Reason behind chant: Luo elder explains Raila’s Jowi, Jowi phrase

By K24Tv Team On Thu, 13 Feb, 2020 19:31 | 2 mins read
Jowi is a Luo word that refers to a buffalo. It is often used to describe the deceased as one whose influence was too large to go unnoticed. [PHOTO | K24 DIGITAL]
Jowi is a Luo word that refers to a buffalo. It is often used to describe the deceased as one whose influence was too large to go unnoticed. [PHOTO | K24 DIGITAL]
Editor's Review
    Jowi is a Luo word that refers to a buffalo. It is often used to describe the deceased as one whose influence was too large and strong to go unnoticed.

By Susan Kogi and Mary Goretty Juma

ODM leader Raila Odinga chose a popular Luo dirge to mourn colossal fallen figure Daniel Moi at the Late ex-president’s burial service held at Kabarak University Grounds on Wednesday, February 12.

Jowi, Jowi, which is now a popular phrase on social media, is new to non-Luo speaking Kenyans, but not among members of the ethnic community that is largely based in Nyanza region.

The chant — according to a Luo elder who spoke to K24 Digital on Thursday — February 13, is a preserve for fallen greats, including political leaders, coveted industrialists, decorated sportspeople, religious leaders, among other respected members of the society.

“It is a very special phrase, which is only used on highly-respected people,” Willis Otondi, the Chairman of the Luo Council of Elders, told K24 Digital at his Nyahera home in Kisumu County.

Buffalo

Jowi is a Luo word that refers to a buffalo. It is often used to describe the deceased as one whose influence was too large and strong to go unnoticed.

And because Daniel Moi was such a gigantic political figure to ignore, Raila Odinga had no other phrase he could use in mourning Moi — according to Luo customs — than chant the popular Jowi, Jowi phrase.

“As we celebrate Moi’s life, we should send him [off] as a hero in Kenya. He was a Christian, who has been mourned as per Christian customs. As we say goodbye to Nyayo, I will [chant a dirge]. I must send him off as a true African,” said Odinga as he reached out for a black fly-whisk which was passed on to him by his supposed personal assistant.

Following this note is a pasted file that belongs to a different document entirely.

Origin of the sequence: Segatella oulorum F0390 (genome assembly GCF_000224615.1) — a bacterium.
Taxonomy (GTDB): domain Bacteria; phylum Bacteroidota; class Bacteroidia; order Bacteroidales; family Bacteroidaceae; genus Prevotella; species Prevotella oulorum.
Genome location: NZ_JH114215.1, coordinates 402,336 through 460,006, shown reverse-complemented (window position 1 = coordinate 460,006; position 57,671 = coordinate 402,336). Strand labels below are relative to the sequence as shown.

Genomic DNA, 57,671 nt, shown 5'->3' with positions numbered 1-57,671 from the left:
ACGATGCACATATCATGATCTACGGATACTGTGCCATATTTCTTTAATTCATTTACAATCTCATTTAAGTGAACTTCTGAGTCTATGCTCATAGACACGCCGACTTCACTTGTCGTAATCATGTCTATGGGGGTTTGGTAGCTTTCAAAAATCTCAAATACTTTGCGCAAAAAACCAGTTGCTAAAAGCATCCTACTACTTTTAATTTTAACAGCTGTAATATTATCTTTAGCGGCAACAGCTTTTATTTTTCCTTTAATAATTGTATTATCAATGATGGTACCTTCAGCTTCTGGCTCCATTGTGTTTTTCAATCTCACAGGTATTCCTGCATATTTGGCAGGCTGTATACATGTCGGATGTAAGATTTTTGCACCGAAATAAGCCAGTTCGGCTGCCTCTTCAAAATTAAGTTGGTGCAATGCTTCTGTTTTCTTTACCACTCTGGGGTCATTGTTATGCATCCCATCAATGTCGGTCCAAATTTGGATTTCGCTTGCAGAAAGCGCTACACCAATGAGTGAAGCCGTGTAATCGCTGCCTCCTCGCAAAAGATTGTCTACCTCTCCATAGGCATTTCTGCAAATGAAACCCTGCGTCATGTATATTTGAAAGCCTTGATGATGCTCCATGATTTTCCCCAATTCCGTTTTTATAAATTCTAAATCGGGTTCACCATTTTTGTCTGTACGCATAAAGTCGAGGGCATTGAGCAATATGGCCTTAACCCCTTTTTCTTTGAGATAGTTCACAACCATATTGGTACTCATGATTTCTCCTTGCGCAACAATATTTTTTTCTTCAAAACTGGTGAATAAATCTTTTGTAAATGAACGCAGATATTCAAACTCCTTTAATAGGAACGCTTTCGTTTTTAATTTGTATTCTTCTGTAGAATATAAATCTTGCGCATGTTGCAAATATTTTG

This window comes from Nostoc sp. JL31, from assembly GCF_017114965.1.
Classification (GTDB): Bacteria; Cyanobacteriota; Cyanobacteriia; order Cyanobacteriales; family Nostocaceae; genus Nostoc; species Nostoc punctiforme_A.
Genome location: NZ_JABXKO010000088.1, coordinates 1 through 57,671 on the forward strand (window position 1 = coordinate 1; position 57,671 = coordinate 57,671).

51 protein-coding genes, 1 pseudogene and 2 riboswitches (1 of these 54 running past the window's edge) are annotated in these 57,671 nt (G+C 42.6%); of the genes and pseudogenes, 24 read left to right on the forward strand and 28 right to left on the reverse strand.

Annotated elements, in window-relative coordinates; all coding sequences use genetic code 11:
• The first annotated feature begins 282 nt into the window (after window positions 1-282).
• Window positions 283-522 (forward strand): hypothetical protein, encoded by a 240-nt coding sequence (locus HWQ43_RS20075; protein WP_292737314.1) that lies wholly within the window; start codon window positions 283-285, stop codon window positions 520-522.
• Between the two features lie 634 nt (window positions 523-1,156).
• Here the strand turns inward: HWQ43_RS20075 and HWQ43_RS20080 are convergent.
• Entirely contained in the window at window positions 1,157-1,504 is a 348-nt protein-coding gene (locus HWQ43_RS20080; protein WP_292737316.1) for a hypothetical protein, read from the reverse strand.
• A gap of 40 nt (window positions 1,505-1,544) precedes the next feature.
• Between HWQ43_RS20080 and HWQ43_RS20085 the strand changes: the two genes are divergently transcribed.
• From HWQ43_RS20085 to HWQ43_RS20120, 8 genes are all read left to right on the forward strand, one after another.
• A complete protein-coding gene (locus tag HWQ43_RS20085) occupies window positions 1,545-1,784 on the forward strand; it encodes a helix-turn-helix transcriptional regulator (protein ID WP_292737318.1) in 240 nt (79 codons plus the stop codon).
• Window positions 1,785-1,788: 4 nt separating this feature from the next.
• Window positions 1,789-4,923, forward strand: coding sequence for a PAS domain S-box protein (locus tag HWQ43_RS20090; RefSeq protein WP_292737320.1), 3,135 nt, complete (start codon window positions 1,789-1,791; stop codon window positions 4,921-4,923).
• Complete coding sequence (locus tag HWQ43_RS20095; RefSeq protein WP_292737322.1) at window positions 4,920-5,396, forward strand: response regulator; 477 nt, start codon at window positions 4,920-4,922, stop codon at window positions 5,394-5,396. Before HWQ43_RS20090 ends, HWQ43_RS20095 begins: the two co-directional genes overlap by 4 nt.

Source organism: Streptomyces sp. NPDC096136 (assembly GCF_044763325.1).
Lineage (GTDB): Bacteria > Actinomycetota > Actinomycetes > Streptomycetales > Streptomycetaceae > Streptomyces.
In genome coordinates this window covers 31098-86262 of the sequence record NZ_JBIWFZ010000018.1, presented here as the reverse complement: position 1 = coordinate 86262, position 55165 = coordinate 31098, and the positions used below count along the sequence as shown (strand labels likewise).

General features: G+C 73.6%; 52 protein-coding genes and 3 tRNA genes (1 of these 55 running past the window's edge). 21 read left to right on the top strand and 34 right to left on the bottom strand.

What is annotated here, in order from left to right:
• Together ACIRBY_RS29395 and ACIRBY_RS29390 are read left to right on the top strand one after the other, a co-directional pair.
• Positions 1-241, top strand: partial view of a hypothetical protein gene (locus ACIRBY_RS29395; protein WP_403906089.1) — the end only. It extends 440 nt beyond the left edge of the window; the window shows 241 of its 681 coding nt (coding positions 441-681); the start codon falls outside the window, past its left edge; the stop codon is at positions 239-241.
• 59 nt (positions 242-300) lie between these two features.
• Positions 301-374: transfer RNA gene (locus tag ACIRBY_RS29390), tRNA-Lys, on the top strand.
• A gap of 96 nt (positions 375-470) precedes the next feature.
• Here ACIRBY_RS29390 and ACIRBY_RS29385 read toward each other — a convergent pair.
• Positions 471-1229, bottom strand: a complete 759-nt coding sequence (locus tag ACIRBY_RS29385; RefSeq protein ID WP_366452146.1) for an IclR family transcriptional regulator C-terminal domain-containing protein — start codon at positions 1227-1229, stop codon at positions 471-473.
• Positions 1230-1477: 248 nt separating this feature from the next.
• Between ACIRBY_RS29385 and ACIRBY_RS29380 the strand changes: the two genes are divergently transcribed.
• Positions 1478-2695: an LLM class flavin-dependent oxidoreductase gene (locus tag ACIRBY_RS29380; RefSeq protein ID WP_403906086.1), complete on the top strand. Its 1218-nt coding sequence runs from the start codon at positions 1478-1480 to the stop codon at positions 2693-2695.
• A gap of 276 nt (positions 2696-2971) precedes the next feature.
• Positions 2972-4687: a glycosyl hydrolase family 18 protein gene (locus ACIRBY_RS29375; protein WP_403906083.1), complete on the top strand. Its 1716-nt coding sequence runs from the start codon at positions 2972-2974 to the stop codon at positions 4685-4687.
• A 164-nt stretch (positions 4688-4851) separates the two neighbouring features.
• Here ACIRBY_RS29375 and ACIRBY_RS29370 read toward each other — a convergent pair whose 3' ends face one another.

The ODM leader, thereafter, broke into a Luo song that precedes the Jowi chant.

“Yawa, par uru loo, loo wang’e tek. Yawa, par uru loo, loo wang’e tek. Eeee, wuoyi, gimichamo e mari, gimodong’ to kik igen. Eeee, wuoyi, gimichamo e mari, gimodong’ to kik igen. Jowi! Jowi! Jowi! Jowi! Jowi! (Translation: Please, remember the soil, what comes out of the soil is unpredictable. Only consider what you have eaten or what you have, forget about whatever remains or that which you don’t have).”

‘Tomorrow is unpredictable’

“Moi was very powerful and respected in Kenya. That is why Raila Odinga performed the Jowi dirge,” said Otondi, the Luo Council of Elders chief.

“In the song preceding the Jowi chant, Raila observed that the world is not a permanent home for the living, advising that if one is still alive, he or she should enjoy what he or she owns because no one is sure of tomorrow’s events,” added Otondi.

The Jowi dirge has spanned generations, and 41 years ago, Raila’s Late father, Jaramogi Oginga Odinga, used it while mourning Kenya’s founding President Mzee Jomo Kenyatta, who died on August 22, 1978.

So popular is the dirge, that should you attend the burial of a highly-influential member of the Luo community, chances are extremely high you would hear it being chanted from different corners at the burial venue.

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